For years, my breasts had one great superpower: the ability to attract men faster than the speed of light in a singles bar. In a couple of weeks, my supersized breasts will have different superpowers: the ability to feed a crying infant faster than a speeding bullet, repelling men and women at the sight.
It’s a bit disturbing to realize that my breasts are on the verge of becoming human kryptonite, about to become objects of disdain rather than lust. And it’s something that I am grasping to understand.
It’s completely ironic that, while our society readily accepts visuals of women’s breasts on magazine covers and in movies, when it comes to breastfeeding, the opposite is true. We’ll stare at Pamela Anderson’s cleavage on Baywatch, but if she was breastfeeding, we’d probably look everywhere but — at her eyes, the ceiling — as she was nursing her child.
And there are people who are down-right outraged at the prospect of a woman breastfeeding in public. After all, it wasn’t that long ago that formula companies and doctors had “civilized society” convinced that breastfeeding was archaic. My own mother, who bottle fed both my sister and me, isn’t completely down with the idea of me breastfeeding.
Countless numbers of women have received spiteful remarks from strangers (men and women) while breastfeeding in public, some women even asked to leave malls, restaurants, and libraries. Women are often “encouraged” to breastfeed in ‘nursing lounge areas’ located in the women’s bathroom. Think about this: would you eat your lunch in the bathroom?
So, apparently, when feeding my child, my breasts should have the superpower of being invisible too.
With that said, I can understand why many people are uncomfortable when a woman breastfeeds in public view. Let’s face it: we’re not talking about legs or an elbow here. We’re talking about a nipple, which — except maybe for porn stars and Janet Jackson — is a private part of a woman’s body. Or, at least it was for me until it suddenly, upon achieving milk-bearing capacity, became “communal property”.
‘Caring individuals’ — who I like to refer to as Breast Nazis — believe that they have the right to publically denounce any woman who does not breastfeed because, in their minds, she is harming her child, and therefore society.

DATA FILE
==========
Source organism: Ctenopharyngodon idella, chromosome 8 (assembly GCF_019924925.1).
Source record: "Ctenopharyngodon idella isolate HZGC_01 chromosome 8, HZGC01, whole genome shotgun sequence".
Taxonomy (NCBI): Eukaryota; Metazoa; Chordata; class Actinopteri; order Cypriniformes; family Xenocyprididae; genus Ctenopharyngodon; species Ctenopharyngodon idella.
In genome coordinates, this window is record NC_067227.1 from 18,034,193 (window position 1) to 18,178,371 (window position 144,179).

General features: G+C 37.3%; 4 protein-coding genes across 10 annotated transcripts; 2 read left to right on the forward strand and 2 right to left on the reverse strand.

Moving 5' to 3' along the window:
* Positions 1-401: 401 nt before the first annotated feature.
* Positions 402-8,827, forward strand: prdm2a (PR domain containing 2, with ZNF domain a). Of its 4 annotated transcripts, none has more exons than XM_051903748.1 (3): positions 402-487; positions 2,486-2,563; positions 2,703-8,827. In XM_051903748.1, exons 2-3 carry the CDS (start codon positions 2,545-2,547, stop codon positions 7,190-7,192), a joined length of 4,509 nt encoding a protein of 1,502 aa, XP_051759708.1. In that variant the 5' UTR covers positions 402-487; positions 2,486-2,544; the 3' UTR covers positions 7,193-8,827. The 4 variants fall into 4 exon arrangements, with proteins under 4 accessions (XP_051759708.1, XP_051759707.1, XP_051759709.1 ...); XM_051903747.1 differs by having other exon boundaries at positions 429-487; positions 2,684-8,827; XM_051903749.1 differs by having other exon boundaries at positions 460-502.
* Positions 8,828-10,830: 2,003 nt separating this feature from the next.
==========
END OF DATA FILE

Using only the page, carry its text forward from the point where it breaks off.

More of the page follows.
More than one of my friends has been reduced to tears by vicious comments made by Breast Nazis about how they are ‘bad mothers’ for choosing not to breast feed. Not that it is anyone’s business, but many women have problems with breastfeeding that cannot be resolved, leaving them to feel as if somehow they are inadequate mothers. These comments just rub salt into open wounds. The most outrageous example I can think of happened when my friend Jen adopted her son. A Breast Nazi insisted that, if Jen truly cared about her son, Jen would employ “certain techniques” to develop the capacity to breastfeed him.
I’d like to employ some techniques of my own on these so-called ‘concerned citizens.’
All I know is this: women’s breasts are both functional and sexual, and until recently, society has only emphasized the latter role, and even then, preferring to inundate the public with unrealistic, plastic versions of what women’s breasts should be. So can we really expect total acceptance of a natural act, when society accepts nothing natural about our bodies?
And, while I’m sure I will catch hell for this remark (I already have from some friends), there are — in my opinion — some instances where breastfeeding perhaps isn’t appropriate. For example: